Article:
Police rebuff critics on terror attack

Relative of bulldozer victim: Officers were paralyzed by fear of the legal repercussions of their actions.

July 7, 2008 13:00
3 minute read.
Police rebuff critics on terror attack

bulldozer pigua 224 88. (photo credit: Ariel Jerozolimski [file])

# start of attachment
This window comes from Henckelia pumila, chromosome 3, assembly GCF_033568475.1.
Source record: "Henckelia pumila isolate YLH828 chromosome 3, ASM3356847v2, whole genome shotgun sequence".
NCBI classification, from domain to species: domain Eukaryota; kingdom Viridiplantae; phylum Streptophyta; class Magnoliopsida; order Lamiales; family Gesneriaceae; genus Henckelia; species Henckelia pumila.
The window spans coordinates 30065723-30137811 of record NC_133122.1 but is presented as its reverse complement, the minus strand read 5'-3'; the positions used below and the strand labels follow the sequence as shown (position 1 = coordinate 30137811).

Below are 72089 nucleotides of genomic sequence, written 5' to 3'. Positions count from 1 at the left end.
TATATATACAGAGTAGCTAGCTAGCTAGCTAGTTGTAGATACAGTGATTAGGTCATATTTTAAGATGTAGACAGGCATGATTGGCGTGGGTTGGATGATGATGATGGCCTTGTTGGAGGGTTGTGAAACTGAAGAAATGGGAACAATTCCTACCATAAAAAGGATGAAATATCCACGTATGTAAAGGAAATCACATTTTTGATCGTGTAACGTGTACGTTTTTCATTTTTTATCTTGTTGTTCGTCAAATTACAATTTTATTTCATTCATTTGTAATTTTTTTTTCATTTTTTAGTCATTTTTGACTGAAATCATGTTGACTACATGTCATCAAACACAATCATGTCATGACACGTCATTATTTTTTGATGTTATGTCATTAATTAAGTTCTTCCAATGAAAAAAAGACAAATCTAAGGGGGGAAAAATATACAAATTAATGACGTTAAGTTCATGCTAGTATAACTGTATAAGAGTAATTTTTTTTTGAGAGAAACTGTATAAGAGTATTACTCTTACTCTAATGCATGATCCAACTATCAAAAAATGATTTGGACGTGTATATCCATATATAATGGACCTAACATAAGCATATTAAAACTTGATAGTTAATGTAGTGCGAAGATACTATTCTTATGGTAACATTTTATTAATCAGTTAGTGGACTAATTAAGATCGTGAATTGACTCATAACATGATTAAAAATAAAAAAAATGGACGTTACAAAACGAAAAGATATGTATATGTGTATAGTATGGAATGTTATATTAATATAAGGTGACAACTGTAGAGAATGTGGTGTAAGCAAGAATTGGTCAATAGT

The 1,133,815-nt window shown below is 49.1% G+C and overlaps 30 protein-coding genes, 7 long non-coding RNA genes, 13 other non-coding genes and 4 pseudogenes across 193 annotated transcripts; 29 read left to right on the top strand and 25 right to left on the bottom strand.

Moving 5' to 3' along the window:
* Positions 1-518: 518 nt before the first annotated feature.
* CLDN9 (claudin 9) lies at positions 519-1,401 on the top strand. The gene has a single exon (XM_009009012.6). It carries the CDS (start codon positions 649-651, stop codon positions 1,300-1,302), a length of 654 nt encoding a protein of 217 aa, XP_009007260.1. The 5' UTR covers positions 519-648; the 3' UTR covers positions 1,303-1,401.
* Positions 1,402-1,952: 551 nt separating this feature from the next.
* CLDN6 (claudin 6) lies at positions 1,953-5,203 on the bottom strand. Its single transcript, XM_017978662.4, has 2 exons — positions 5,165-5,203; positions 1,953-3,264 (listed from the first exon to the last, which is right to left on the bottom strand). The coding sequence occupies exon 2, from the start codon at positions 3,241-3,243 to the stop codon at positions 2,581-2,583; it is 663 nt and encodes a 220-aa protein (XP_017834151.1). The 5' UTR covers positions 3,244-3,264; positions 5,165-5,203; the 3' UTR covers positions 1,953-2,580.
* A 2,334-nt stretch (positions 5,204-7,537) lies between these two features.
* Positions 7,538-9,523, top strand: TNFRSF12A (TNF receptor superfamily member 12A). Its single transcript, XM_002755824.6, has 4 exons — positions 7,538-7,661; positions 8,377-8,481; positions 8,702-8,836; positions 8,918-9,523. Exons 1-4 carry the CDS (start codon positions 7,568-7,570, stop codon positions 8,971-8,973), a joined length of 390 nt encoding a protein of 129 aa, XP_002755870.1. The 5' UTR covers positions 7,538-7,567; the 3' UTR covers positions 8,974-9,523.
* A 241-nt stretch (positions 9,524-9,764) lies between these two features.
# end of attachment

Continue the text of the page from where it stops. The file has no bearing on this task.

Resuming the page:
The Jerusalem Police rejected criticisms on Monday that its officers failed to properly deal with Husam Taysir Dwayat, the east Jerusalem Palestinian who went on a bulldozer rampage through the capital last Wednesday, killing three people. Some of the fiercest criticisms of police conduct during the incident were heard during a Knesset Internal Affairs Committee meeting, during which Avraham Kol Tuv, a relative of Batsheva Unterman, who was killed in the attack, said officers had become paralyzed out of fear that legal action would be taken against them for unlawfully opening fire on terrorists. Hesitant officers "judging every step" to avoid being tried ended up costing Unterman her life, Kol Tuv charged. But that assessment was flatly rejected by the Jerusalem Police, who said they were "very satisfied" with how officers had responded. "Our hearts are with the victims' families," a police spokesman said. "[But] when the officer mounted the bulldozer, he found that the driver had no pulse. If a rock had not been thrown into the tractor by a haredi civilian, the driver would not have woken up," he added. During the incident, policewoman Elinor Nahum, had fired a number of shots at the driver, hitting him on the side of the head. The terrorist lost consciousness and the policewoman's partner, Shadi Daoud ,boarded the vehicle. At this point, the unwelcome intervention of a bystander, in the form of a rock thrown into the vehicle, jolted Dwayat back into consciousness. "The driver was lying down and bleeding. We don't do 'confirm kills,'" the spokesman said, referring to the practice of firing rounds into a wounded target in order to ensure that the threat is neutralized. "What woke him up was the rock. We unequivocally deny that officers were frightened to take action," the spokesman said. After waking up, Dwayat hit the gas, running over another vehicle and killing a third victim. The police's stance was backed by former Jerusalem Police chief Cmdr. (ret.) Mickey Levy, who was called upon by the Knesset committee to review the event. "The tractor started going wild and a policewoman, just 22 years old, a girl, sees the situation, and recognizes that a terrorist attack is unfolding. She kneels and from 20 meters away, fires two shots, hitting the driver. In my eyes, this girl is the real hero," Levy said. "I salute her partner, who climbed into the cabin, and saw the driver lying face down, bleeding. In effect, the danger had been neutralized. "He put his gun back in his holster. If he had fired on an unconscious person, the decision would have been immoral. It would have had no legal grounding. That is not how we've been educated. We don't fire on the helpless," he said. Levy said that "confirm killings" were not part of the police vocabulary. The police are Jews, he continued, stressing that there was one outstanding commandment in the Torah: Do not kill. "We don't shoot people in cold blood," he added. The former police chief testified that while police commander, he had ordered officers to fire on handcuffed terrorists who had a suicide bomb vest strapped around them - but those terrorists had still posed a threat. Wednesday's attacker, on the other hand, had been unconscious and therefore posed no threat, he explained. "We must be moral, and not lose our humanity and be like our enemies," he added. Levy told the committee that he had been "very critical of the police during the Merkaz Harav terror attack - then, the officer failed to strive to engage the gunman. I said then, his place is not with us." That reasoning did not satisfy MK Marina Solodkin (Kadima), who also attended the meeting, and spoke out against the police's handling of the attack. "These are all excuses," she said. "The result is the same - the terrorist was not properly taken out, and once again, armed civilians had to intervene, like in the Merkaz Harav attack. Again, police hesitated to open fire, and when they did shoot, they didn't neutralize the terrorist," Solodkin said. "There isn't enough professionalism - something went wrong if outside intervention was needed to end the attack," she said, referring to the off-duty IDF soldier who opened fire on Dwayat after he woke up and hit the gas on the tractor. "Democracy needs to know how to defend itself. I am not satisfied with the police. They are very slow to protect civilians," Solodkin added.

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